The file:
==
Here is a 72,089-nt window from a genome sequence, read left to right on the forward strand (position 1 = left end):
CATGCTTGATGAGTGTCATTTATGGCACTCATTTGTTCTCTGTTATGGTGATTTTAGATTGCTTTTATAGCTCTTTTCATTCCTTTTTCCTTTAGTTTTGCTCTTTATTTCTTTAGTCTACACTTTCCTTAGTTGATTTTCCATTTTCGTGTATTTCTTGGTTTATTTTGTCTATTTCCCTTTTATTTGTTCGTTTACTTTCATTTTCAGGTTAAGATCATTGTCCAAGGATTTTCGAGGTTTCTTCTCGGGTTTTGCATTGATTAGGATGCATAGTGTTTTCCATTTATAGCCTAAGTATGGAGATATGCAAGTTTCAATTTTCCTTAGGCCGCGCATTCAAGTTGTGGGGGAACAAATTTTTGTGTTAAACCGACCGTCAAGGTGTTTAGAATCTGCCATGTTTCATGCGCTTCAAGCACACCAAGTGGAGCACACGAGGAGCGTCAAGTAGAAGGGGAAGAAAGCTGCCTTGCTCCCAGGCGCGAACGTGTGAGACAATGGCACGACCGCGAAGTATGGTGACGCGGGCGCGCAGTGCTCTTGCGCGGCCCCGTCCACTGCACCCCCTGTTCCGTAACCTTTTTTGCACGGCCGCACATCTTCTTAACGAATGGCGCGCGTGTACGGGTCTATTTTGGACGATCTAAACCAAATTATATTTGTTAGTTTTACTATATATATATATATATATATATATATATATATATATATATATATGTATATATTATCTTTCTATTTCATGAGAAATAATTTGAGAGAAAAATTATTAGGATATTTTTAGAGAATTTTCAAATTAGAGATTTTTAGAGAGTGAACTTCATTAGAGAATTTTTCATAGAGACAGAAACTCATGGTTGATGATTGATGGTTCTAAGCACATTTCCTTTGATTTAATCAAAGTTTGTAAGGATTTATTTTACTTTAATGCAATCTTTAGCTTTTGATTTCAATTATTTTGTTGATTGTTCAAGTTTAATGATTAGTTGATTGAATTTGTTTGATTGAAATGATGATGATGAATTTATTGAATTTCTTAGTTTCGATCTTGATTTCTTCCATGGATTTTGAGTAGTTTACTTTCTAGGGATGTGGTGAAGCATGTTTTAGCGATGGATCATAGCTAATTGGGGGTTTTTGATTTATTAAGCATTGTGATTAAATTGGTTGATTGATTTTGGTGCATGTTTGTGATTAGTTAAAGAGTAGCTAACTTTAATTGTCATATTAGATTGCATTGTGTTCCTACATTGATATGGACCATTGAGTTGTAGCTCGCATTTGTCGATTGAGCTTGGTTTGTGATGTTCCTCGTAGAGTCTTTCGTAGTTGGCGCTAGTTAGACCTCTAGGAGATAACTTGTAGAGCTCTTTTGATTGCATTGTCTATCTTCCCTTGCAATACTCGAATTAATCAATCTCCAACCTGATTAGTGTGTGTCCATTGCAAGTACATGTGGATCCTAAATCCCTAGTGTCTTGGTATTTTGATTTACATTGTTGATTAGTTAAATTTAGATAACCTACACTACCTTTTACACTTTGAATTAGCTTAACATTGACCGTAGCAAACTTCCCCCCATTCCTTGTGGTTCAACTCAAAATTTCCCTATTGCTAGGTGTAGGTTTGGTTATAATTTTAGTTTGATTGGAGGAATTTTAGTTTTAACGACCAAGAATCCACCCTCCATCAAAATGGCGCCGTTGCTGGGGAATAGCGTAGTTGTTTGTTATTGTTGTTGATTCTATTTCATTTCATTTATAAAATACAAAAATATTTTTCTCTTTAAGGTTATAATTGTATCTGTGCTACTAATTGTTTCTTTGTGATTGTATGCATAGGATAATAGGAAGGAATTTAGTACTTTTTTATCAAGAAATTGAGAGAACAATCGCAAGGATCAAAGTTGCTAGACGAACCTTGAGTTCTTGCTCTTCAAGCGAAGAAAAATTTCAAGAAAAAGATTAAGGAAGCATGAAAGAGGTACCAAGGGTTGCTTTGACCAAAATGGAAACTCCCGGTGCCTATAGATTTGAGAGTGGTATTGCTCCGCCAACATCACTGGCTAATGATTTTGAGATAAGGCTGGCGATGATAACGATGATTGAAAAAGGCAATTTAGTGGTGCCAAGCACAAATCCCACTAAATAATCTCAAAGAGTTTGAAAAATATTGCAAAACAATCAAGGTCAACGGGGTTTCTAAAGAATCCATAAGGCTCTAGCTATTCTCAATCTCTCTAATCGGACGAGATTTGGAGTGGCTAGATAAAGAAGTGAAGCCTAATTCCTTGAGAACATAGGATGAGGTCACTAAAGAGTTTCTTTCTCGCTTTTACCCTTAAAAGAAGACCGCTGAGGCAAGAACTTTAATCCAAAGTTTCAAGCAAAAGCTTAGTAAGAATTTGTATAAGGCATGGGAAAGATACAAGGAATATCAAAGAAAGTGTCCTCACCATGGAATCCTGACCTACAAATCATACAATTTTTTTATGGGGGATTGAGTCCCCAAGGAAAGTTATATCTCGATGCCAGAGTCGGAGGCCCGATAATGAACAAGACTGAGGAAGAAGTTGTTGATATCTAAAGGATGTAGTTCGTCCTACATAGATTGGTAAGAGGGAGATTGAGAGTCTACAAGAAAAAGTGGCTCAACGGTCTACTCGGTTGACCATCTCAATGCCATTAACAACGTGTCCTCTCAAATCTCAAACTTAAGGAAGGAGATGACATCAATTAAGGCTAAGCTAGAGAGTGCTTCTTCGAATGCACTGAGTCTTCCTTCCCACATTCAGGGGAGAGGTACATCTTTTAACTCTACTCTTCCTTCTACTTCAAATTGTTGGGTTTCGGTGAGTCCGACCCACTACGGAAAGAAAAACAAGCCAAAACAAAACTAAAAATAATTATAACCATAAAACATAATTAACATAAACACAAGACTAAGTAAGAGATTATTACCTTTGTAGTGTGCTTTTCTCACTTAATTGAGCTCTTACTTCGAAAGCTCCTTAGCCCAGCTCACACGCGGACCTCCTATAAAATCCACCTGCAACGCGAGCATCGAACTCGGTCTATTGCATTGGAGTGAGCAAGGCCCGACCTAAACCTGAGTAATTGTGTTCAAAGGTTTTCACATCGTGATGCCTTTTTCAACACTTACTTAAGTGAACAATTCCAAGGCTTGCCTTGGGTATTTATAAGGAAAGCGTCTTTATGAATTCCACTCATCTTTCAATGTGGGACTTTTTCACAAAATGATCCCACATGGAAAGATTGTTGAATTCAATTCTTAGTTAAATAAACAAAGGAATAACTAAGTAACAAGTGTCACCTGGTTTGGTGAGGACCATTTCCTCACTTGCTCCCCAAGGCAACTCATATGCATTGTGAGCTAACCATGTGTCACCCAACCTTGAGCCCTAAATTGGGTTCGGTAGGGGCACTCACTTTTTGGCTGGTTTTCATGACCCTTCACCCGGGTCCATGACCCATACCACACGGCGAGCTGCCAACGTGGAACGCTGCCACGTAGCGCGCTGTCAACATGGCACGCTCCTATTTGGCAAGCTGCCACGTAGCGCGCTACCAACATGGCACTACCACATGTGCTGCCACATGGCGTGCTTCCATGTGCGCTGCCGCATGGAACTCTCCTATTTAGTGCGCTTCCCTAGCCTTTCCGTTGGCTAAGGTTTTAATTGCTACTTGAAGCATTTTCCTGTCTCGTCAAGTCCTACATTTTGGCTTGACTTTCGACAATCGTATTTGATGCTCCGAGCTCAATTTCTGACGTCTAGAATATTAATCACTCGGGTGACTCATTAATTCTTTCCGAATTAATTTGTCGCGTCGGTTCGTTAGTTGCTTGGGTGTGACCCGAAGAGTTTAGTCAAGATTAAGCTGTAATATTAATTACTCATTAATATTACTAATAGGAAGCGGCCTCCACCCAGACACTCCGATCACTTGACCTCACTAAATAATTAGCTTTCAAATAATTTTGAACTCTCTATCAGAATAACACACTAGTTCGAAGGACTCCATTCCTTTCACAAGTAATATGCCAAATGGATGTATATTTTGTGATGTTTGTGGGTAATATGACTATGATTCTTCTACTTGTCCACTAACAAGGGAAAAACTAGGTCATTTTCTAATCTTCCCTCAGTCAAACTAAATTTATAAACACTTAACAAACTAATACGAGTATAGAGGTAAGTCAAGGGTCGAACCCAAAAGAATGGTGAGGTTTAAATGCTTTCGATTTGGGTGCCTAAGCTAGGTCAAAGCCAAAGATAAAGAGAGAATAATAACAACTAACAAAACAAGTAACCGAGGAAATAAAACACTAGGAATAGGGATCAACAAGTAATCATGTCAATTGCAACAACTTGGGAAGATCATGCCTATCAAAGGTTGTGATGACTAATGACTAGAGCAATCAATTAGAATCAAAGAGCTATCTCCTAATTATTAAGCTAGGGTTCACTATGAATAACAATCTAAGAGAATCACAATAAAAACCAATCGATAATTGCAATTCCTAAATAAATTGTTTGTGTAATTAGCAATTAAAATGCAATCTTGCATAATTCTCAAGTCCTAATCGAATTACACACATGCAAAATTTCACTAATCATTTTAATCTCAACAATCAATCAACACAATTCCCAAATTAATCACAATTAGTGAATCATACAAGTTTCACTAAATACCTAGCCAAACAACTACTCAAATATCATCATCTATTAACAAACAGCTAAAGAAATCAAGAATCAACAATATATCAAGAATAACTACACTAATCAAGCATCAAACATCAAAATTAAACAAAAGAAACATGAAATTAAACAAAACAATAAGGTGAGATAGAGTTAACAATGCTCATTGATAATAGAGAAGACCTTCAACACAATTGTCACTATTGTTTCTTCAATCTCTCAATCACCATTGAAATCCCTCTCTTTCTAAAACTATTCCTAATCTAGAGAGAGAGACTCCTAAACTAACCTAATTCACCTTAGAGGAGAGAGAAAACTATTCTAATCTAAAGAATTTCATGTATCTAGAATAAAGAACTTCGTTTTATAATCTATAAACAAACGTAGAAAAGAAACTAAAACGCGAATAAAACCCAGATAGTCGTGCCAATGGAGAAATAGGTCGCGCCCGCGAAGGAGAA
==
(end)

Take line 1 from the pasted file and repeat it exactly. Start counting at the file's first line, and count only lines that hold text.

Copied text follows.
Here is a 72,089-nt window from a genome sequence, read left to right on the forward strand (position 1 = left end):